HOUSTON - This flu season has been nasty in Texas.
"It's not as bad as it was last month, but I think we are in the peak season right now, we should be tapering off from what the CDC is saying,” AFC Urgent Care Emergency Nurse Practitioner Annie Robertson said.
But while many patients rush to the clinic for an influenza test, not everybody necessarily has this year's flu.
Adenoviruses have no season, but make their attacks year-round.
”It gives you a lot of the symptoms that the flu virus would give you the body aches, the fever, the cough, the congestion, and even going into a bronchitis in the lungs,” says Robertson.
A lot of the same symptoms, but not the same treatments. Tamiflu will not work.
And before you ask, no antibiotics don't help either unless there's a secondary bacterial infection.
Your immune system should be able to take care of this on its own with the help of over the counter medications; for most people, at least.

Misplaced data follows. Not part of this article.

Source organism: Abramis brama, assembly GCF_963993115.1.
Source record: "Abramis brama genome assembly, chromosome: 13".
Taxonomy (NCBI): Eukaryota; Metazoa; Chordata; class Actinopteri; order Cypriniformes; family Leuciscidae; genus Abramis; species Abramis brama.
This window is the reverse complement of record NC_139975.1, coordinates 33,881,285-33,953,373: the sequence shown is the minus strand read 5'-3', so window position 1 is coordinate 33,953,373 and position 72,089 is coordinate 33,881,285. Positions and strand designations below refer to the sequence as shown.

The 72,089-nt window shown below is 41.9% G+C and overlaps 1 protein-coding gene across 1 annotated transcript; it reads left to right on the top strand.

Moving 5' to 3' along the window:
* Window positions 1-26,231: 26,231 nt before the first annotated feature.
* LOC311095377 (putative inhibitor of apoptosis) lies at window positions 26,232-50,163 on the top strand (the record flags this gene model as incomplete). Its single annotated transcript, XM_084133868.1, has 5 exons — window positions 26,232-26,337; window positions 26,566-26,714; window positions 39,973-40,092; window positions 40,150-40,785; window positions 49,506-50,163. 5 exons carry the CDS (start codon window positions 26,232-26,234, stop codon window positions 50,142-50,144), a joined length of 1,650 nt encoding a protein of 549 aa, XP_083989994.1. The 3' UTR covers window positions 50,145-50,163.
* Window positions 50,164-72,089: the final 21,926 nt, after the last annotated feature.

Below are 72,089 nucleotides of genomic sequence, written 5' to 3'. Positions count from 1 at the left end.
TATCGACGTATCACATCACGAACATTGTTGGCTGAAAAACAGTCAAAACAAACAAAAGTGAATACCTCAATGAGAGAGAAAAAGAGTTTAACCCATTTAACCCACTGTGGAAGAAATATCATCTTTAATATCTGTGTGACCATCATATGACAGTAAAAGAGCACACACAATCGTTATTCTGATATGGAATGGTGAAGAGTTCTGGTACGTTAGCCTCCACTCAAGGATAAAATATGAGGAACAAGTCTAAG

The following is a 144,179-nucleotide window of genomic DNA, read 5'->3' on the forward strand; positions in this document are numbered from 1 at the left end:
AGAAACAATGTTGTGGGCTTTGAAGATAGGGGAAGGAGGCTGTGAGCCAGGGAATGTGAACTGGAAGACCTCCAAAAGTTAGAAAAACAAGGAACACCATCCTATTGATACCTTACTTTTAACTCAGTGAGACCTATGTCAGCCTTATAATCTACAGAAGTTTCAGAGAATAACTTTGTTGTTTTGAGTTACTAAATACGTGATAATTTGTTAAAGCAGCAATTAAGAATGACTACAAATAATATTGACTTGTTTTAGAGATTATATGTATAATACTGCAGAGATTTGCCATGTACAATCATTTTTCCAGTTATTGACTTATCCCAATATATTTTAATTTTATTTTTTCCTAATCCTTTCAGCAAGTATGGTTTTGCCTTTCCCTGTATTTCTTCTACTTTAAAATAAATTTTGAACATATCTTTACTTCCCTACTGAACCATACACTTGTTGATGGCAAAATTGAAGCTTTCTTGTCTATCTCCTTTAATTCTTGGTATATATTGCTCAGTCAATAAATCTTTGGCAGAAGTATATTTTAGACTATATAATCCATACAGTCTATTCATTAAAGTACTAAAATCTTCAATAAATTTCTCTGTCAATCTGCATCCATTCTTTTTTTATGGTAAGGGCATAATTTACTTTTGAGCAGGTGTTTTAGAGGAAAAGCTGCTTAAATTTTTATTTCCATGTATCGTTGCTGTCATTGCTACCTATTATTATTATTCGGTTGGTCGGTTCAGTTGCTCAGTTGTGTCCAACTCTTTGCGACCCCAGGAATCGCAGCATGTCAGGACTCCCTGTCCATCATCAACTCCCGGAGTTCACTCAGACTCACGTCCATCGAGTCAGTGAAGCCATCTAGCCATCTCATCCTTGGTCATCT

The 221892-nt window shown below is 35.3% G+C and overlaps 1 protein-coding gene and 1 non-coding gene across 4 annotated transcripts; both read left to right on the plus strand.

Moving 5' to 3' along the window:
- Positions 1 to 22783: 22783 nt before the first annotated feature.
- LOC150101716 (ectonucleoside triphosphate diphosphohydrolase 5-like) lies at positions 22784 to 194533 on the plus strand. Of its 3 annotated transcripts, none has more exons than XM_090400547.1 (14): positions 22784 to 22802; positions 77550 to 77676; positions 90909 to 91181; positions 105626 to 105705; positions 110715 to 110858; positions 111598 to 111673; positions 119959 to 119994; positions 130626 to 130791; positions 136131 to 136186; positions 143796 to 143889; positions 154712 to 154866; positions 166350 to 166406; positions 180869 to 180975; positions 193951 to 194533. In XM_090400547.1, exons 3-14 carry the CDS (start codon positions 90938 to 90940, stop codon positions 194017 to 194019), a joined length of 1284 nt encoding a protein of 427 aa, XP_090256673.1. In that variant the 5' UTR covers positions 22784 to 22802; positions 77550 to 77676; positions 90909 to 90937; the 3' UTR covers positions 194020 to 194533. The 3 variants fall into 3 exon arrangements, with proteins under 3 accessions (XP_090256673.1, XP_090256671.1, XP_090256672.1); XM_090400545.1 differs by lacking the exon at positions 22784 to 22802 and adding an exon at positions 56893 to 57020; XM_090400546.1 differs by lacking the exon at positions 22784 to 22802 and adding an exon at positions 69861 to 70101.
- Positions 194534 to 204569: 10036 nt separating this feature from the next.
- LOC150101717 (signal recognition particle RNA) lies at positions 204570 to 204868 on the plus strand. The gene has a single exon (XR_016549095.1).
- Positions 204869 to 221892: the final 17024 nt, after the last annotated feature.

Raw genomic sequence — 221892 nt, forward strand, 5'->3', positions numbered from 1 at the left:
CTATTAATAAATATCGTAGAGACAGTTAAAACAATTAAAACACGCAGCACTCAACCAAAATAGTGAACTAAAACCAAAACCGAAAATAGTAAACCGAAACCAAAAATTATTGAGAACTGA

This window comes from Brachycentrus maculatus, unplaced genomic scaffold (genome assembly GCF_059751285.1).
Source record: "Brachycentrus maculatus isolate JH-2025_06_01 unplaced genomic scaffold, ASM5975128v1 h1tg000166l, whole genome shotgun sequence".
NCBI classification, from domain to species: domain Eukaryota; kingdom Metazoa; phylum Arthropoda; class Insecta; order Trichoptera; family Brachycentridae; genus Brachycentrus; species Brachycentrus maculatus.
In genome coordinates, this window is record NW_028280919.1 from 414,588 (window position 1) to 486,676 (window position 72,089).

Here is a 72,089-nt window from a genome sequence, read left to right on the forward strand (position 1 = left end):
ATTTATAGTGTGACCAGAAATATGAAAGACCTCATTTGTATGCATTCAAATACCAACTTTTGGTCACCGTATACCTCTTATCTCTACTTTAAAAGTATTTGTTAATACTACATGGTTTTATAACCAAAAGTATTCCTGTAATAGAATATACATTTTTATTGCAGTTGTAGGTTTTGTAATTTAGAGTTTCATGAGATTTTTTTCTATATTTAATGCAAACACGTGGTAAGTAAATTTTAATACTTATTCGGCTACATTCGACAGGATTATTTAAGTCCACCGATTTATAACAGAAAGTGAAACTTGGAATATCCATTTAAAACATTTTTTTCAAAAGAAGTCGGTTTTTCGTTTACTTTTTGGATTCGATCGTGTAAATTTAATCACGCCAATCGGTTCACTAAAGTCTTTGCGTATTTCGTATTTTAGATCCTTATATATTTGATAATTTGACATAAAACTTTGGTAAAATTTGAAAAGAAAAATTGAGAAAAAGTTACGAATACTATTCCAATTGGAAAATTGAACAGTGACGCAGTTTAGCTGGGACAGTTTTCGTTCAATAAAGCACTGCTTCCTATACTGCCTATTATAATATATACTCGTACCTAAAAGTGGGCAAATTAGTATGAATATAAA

”Individuals who have HIV, who are on chemotherapy, are on radiation treatment for cancer, sometimes people who are on biologics, medications like Humera, those are the ones who should be more concerned about it,” Robertson explained.
For those folks, antivirals can be prescribed.
The main telltale sign it's an adenovirus and not the flu? Conjunctivitis. If your eyes are red and gunky in the morning, it may not the flu.
But you should still get to a clinic! If it is the flu, medication can help. And if the test comes back negative, that doesn't mean you're not still sick - and need to stay home away from the rest of us "non-sickies!"